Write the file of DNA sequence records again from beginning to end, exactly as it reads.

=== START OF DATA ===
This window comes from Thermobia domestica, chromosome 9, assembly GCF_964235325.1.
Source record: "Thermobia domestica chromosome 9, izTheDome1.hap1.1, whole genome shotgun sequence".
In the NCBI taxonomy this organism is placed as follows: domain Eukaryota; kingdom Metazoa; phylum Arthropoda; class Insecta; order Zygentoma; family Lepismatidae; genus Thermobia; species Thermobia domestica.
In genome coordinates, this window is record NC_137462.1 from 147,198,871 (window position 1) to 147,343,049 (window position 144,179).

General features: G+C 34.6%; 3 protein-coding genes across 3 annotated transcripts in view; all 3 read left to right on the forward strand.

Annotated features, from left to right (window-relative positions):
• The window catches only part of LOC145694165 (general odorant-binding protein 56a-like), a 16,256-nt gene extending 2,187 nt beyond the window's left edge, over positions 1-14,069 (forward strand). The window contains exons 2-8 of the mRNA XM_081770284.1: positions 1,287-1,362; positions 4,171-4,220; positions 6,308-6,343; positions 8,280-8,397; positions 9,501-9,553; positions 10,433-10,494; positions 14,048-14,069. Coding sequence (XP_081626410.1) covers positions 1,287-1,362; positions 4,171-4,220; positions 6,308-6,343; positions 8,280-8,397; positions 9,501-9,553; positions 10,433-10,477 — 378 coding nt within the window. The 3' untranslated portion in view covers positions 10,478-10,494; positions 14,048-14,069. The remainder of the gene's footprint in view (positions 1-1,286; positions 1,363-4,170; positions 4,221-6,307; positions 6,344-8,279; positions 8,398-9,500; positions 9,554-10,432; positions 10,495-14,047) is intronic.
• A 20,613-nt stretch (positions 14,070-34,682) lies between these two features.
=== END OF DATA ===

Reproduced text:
This window comes from Thermobia domestica, chromosome 9, assembly GCF_964235325.1.
Source record: "Thermobia domestica chromosome 9, izTheDome1.hap1.1, whole genome shotgun sequence".
In the NCBI taxonomy this organism is placed as follows: domain Eukaryota; kingdom Metazoa; phylum Arthropoda; class Insecta; order Zygentoma; family Lepismatidae; genus Thermobia; species Thermobia domestica.
In genome coordinates, this window is record NC_137462.1 from 147,198,871 (window position 1) to 147,343,049 (window position 144,179).

General features: G+C 34.6%; 3 protein-coding genes across 3 annotated transcripts in view; all 3 read left to right on the forward strand.

Annotated features, from left to right (window-relative positions):
• The window catches only part of LOC145694165 (general odorant-binding protein 56a-like), a 16,256-nt gene extending 2,187 nt beyond the window's left edge, over positions 1-14,069 (forward strand). The window contains exons 2-8 of the mRNA XM_081770284.1: positions 1,287-1,362; positions 4,171-4,220; positions 6,308-6,343; positions 8,280-8,397; positions 9,501-9,553; positions 10,433-10,494; positions 14,048-14,069. Coding sequence (XP_081626410.1) covers positions 1,287-1,362; positions 4,171-4,220; positions 6,308-6,343; positions 8,280-8,397; positions 9,501-9,553; positions 10,433-10,477 — 378 coding nt within the window. The 3' untranslated portion in view covers positions 10,478-10,494; positions 14,048-14,069. The remainder of the gene's footprint in view (positions 1-1,286; positions 1,363-4,170; positions 4,221-6,307; positions 6,344-8,279; positions 8,398-9,500; positions 9,554-10,432; positions 10,495-14,047) is intronic.
• A 20,613-nt stretch (positions 14,070-34,682) lies between these two features.